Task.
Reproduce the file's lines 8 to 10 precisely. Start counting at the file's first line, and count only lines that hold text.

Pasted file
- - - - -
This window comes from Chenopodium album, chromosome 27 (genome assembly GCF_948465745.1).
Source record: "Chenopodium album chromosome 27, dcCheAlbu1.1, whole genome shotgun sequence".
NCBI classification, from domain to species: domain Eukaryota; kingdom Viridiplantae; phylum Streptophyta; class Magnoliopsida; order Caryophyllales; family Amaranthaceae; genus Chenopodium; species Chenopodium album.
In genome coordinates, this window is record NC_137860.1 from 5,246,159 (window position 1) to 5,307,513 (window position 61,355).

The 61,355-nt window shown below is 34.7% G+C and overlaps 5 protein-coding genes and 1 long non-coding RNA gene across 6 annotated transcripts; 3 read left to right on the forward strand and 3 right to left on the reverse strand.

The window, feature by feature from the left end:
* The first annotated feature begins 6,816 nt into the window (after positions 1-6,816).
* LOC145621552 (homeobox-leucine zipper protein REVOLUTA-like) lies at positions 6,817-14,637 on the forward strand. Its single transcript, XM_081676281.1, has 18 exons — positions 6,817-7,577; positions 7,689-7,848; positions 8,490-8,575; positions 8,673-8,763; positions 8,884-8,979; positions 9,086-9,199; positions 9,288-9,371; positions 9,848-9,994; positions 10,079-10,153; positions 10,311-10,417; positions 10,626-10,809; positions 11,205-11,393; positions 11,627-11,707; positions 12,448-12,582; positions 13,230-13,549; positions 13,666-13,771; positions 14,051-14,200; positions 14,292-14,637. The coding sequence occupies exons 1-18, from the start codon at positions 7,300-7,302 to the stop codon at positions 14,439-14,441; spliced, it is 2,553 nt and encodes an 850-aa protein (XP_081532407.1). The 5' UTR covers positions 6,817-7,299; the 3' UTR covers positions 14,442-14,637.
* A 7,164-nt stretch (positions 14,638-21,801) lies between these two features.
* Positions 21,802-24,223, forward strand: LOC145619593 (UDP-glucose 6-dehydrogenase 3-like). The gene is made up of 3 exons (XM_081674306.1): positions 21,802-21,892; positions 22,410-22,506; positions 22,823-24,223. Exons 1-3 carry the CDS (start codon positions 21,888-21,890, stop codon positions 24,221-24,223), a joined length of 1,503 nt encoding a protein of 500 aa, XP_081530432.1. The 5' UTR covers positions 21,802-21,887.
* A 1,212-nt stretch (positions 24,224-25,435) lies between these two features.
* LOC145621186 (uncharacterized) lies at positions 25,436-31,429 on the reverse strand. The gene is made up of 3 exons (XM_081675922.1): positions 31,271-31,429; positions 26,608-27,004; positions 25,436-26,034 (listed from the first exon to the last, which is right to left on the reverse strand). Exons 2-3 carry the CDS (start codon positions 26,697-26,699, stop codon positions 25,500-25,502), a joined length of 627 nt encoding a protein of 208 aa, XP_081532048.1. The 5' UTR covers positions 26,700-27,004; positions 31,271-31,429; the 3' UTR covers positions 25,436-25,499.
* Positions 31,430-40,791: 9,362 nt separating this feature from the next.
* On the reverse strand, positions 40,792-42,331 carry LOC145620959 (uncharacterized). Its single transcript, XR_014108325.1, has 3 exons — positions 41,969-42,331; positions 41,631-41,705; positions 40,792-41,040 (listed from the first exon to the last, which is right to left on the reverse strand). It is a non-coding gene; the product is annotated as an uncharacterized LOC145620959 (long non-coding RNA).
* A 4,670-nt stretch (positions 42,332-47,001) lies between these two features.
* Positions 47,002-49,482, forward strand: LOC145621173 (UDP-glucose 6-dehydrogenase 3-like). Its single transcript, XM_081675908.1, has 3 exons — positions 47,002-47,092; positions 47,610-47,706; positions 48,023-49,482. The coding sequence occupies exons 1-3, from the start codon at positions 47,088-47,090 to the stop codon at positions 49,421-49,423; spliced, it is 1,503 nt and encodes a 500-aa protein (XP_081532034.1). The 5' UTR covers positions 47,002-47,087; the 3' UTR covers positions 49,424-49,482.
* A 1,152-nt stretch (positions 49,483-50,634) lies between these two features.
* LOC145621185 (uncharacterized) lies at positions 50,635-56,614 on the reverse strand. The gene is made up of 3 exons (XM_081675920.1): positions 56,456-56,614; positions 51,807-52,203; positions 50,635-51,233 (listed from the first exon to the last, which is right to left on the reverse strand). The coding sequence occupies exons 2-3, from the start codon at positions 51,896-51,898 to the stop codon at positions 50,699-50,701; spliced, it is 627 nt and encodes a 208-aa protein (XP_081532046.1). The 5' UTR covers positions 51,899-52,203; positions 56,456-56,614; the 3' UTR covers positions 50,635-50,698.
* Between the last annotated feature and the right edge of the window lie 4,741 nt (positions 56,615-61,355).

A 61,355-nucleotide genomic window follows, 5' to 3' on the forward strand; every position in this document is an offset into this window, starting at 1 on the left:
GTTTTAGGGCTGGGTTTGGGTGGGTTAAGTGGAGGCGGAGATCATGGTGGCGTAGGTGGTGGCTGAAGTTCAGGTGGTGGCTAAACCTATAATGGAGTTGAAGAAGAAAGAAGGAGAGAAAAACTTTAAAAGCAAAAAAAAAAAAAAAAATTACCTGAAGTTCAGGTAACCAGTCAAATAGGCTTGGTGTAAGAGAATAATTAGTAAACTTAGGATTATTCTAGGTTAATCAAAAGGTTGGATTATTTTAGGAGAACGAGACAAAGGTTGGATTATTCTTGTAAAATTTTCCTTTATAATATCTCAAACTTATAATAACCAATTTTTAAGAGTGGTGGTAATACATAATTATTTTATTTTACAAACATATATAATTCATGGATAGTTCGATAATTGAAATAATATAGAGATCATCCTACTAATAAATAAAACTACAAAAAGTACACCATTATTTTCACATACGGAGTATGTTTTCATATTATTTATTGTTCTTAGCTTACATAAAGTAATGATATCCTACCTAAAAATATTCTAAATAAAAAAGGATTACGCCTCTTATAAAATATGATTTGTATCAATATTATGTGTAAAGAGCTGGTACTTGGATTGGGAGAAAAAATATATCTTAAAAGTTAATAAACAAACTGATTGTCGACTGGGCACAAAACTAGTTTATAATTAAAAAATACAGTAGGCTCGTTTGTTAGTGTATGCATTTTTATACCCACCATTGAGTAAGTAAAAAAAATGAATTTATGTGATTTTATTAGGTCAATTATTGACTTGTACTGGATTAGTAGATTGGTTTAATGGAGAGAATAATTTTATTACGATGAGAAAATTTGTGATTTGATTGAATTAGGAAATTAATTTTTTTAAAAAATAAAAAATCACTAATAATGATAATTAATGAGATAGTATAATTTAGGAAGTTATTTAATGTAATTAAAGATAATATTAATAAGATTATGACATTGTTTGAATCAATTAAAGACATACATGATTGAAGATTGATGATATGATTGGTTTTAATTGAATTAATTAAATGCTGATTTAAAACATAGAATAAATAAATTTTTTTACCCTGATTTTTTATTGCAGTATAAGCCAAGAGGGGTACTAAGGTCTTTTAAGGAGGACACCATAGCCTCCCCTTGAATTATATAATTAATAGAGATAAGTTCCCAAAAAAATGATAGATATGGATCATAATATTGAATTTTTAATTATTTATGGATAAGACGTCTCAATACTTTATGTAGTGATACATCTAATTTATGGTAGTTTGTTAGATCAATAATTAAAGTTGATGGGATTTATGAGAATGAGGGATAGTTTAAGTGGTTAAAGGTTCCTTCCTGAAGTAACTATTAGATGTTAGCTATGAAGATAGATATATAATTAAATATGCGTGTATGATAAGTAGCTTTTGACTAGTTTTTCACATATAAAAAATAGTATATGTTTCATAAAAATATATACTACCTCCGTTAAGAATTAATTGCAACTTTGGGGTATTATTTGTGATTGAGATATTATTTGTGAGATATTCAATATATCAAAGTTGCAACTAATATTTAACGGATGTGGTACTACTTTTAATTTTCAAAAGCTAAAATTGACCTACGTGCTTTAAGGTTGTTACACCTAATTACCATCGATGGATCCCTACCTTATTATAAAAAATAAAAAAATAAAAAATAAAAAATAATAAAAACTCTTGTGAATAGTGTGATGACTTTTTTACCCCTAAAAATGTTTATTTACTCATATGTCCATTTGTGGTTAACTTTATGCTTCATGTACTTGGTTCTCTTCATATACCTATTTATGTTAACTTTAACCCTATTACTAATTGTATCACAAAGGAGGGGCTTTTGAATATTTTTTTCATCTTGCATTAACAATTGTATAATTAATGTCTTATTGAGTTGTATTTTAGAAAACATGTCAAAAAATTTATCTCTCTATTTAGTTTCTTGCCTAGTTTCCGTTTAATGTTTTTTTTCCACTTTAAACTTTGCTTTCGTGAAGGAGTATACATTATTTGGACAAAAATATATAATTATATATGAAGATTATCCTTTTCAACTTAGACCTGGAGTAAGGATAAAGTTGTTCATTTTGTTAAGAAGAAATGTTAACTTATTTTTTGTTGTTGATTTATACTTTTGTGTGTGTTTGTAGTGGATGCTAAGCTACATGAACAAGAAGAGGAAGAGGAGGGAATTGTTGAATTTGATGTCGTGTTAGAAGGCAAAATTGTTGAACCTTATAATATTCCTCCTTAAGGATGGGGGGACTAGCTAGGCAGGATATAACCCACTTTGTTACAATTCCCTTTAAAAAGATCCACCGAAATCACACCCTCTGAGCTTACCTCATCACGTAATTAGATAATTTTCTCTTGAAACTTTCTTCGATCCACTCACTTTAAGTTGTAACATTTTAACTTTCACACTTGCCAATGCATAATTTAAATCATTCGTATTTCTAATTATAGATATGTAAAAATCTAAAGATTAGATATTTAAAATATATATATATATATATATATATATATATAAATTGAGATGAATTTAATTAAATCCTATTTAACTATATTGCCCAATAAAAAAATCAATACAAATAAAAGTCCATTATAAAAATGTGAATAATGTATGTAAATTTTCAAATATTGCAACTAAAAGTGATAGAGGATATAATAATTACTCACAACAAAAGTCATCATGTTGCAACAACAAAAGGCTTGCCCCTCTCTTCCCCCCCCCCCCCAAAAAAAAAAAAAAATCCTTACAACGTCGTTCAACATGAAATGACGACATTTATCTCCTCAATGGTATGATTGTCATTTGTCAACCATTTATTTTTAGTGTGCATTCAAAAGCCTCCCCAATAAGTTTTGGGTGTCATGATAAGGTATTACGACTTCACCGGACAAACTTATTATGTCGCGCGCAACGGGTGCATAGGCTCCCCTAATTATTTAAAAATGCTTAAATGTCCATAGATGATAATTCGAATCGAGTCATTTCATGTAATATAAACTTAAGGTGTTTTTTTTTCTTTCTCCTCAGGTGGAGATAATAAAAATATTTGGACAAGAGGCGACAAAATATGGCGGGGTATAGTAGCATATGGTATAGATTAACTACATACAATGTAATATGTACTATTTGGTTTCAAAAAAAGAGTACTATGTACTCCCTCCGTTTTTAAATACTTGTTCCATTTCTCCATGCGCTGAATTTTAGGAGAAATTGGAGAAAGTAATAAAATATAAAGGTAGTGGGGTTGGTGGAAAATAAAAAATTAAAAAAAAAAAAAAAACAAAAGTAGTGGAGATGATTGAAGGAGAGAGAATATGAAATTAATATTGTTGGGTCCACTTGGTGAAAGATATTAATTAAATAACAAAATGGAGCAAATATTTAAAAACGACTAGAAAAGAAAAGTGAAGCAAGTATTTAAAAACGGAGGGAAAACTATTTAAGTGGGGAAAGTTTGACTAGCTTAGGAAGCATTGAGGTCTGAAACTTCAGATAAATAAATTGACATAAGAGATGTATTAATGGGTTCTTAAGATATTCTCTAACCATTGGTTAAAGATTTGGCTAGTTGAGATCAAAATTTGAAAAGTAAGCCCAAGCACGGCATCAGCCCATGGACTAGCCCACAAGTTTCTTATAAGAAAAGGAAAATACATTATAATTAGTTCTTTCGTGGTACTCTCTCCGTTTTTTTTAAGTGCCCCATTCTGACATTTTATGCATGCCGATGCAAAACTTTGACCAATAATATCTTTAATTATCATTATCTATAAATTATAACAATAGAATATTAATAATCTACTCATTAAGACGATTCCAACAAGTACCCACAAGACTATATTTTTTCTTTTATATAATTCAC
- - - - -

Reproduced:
* LOC145621552 (homeobox-leucine zipper protein REVOLUTA-like) lies at positions 6,817-14,637 on the forward strand. Its single transcript, XM_081676281.1, has 18 exons — positions 6,817-7,577; positions 7,689-7,848; positions 8,490-8,575; positions 8,673-8,763; positions 8,884-8,979; positions 9,086-9,199; positions 9,288-9,371; positions 9,848-9,994; positions 10,079-10,153; positions 10,311-10,417; positions 10,626-10,809; positions 11,205-11,393; positions 11,627-11,707; positions 12,448-12,582; positions 13,230-13,549; positions 13,666-13,771; positions 14,051-14,200; positions 14,292-14,637. The coding sequence occupies exons 1-18, from the start codon at positions 7,300-7,302 to the stop codon at positions 14,439-14,441; spliced, it is 2,553 nt and encodes an 850-aa protein (XP_081532407.1). The 5' UTR covers positions 6,817-7,299; the 3' UTR covers positions 14,442-14,637.
* A 7,164-nt stretch (positions 14,638-21,801) lies between these two features.
* Positions 21,802-24,223, forward strand: LOC145619593 (UDP-glucose 6-dehydrogenase 3-like). The gene is made up of 3 exons (XM_081674306.1): positions 21,802-21,892; positions 22,410-22,506; positions 22,823-24,223. Exons 1-3 carry the CDS (start codon positions 21,888-21,890, stop codon positions 24,221-24,223), a joined length of 1,503 nt encoding a protein of 500 aa, XP_081530432.1. The 5' UTR covers positions 21,802-21,887.